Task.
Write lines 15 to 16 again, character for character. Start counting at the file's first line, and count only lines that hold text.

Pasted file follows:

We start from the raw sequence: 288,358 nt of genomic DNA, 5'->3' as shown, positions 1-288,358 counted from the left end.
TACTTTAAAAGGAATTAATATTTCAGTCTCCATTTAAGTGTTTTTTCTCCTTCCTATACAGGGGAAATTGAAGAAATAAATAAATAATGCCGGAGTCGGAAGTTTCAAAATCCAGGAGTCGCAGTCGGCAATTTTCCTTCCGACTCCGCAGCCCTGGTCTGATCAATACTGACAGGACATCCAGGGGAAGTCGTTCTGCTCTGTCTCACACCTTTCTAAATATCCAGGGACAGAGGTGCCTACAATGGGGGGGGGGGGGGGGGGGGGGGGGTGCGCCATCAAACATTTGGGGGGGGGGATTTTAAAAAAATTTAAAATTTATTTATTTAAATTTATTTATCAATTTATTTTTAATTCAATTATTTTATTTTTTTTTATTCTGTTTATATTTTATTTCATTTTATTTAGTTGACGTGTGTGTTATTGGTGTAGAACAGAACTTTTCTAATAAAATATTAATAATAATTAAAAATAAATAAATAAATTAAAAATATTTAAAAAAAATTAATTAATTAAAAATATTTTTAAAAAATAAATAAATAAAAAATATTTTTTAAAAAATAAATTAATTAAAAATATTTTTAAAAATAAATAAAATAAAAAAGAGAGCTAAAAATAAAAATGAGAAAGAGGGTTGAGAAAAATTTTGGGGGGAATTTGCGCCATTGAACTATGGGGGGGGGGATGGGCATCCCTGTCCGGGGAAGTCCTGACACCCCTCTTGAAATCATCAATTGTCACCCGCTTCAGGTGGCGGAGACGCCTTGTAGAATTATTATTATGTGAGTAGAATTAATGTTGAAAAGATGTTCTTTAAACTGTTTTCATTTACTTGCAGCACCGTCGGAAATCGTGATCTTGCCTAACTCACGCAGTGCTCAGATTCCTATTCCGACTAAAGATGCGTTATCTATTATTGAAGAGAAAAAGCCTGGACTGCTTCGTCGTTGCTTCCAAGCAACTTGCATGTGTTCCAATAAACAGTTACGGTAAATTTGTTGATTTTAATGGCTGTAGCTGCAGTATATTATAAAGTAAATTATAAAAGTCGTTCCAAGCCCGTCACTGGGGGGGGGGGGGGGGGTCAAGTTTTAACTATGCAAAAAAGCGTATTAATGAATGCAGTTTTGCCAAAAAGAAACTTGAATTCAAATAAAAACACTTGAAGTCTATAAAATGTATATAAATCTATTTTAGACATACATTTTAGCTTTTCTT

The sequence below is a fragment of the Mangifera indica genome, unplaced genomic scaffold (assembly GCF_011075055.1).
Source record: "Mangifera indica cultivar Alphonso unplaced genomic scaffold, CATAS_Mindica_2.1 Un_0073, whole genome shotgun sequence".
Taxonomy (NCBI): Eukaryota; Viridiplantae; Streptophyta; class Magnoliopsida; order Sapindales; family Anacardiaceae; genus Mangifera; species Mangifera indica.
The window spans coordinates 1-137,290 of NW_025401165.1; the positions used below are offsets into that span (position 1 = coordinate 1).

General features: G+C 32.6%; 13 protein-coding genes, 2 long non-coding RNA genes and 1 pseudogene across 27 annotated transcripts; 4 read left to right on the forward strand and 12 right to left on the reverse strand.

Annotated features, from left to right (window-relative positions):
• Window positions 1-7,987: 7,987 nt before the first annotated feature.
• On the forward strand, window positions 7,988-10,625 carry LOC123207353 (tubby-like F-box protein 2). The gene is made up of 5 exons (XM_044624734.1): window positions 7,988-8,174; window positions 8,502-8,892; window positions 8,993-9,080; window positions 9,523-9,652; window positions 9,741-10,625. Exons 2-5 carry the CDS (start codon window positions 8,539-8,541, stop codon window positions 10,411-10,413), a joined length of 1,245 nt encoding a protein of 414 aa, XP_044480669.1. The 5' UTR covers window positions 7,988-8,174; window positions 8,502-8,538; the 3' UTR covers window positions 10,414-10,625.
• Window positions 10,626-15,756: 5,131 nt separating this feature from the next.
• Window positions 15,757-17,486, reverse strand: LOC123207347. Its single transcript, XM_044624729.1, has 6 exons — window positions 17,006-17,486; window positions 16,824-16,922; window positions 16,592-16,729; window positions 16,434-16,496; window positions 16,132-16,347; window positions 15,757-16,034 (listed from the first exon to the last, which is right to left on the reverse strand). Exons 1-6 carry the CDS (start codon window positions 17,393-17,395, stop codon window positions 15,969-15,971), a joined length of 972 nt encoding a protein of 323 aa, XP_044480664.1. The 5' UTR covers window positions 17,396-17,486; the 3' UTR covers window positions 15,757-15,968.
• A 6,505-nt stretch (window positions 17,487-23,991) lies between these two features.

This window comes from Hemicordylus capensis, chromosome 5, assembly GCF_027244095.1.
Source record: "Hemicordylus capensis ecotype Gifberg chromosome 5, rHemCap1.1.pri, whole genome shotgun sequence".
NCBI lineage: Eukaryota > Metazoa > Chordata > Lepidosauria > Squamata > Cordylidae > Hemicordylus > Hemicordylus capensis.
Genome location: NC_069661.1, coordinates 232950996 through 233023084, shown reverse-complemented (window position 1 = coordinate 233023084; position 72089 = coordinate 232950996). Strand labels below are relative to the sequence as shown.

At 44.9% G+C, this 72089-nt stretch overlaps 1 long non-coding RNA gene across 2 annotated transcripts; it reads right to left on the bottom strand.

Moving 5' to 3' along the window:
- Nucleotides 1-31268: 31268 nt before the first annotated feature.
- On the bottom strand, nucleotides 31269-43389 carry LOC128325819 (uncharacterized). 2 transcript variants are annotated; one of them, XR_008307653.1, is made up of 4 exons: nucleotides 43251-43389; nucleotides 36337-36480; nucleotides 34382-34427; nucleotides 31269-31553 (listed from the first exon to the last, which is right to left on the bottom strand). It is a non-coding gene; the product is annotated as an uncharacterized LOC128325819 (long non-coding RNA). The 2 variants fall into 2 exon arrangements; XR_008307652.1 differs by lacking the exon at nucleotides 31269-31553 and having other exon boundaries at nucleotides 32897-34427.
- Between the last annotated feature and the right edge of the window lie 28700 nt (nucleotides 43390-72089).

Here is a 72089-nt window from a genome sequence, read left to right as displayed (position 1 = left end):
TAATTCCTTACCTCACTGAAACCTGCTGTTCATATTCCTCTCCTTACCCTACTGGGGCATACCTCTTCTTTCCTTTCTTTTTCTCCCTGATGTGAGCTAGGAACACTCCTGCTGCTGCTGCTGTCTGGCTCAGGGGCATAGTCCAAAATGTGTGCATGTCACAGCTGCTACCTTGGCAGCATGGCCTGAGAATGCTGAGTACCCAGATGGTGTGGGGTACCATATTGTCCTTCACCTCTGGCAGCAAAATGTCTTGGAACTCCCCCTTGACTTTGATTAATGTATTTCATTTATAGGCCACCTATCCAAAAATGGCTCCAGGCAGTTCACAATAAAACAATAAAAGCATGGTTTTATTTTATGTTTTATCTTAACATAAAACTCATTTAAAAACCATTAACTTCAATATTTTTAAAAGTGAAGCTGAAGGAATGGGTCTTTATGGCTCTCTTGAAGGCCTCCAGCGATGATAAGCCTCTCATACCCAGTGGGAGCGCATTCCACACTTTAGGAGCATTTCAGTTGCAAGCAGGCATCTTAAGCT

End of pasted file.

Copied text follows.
Source record: "Hemicordylus capensis ecotype Gifberg chromosome 5, rHemCap1.1.pri, whole genome shotgun sequence".
NCBI lineage: Eukaryota > Metazoa > Chordata > Lepidosauria > Squamata > Cordylidae > Hemicordylus > Hemicordylus capensis.